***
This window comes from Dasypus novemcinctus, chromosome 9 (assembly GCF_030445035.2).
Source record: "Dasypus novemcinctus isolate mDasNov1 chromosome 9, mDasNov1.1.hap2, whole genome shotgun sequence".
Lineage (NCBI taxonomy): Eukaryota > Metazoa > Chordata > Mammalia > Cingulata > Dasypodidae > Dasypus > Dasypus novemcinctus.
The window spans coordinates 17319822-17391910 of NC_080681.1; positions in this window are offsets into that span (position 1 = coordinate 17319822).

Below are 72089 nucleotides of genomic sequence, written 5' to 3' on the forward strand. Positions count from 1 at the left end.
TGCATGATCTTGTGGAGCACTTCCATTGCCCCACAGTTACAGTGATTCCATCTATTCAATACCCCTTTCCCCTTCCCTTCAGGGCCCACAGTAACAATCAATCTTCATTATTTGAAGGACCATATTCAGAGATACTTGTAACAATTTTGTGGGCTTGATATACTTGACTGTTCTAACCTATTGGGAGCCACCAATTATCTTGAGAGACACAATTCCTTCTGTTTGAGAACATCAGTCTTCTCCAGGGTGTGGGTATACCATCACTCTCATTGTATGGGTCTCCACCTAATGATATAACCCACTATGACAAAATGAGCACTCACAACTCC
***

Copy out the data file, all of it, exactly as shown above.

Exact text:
This window comes from Dasypus novemcinctus, chromosome 9 (assembly GCF_030445035.2).
Source record: "Dasypus novemcinctus isolate mDasNov1 chromosome 9, mDasNov1.1.hap2, whole genome shotgun sequence".
Lineage (NCBI taxonomy): Eukaryota > Metazoa > Chordata > Mammalia > Cingulata > Dasypodidae > Dasypus > Dasypus novemcinctus.
The window spans coordinates 17319822-17391910 of NC_080681.1; positions in this window are offsets into that span (position 1 = coordinate 17319822).

Below are 72089 nucleotides of genomic sequence, written 5' to 3' on the forward strand. Positions count from 1 at the left end.
TGCATGATCTTGTGGAGCACTTCCATTGCCCCACAGTTACAGTGATTCCATCTATTCAATACCCCTTTCCCCTTCCCTTCAGGGCCCACAGTAACAATCAATCTTCATTATTTGAAGGACCATATTCAGAGATACTTGTAACAATTTTGTGGGCTTGATATACTTGACTGTTCTAACCTATTGGGAGCCACCAATTATCTTGAGAGACACAATTCCTTCTGTTTGAGAACATCAGTCTTCTCCAGGGTGTGGGTATACCATCACTCTCATTGTATGGGTCTCCACCTAATGATATAACCCACTATGACAAAATGAGCACTCACAACTCC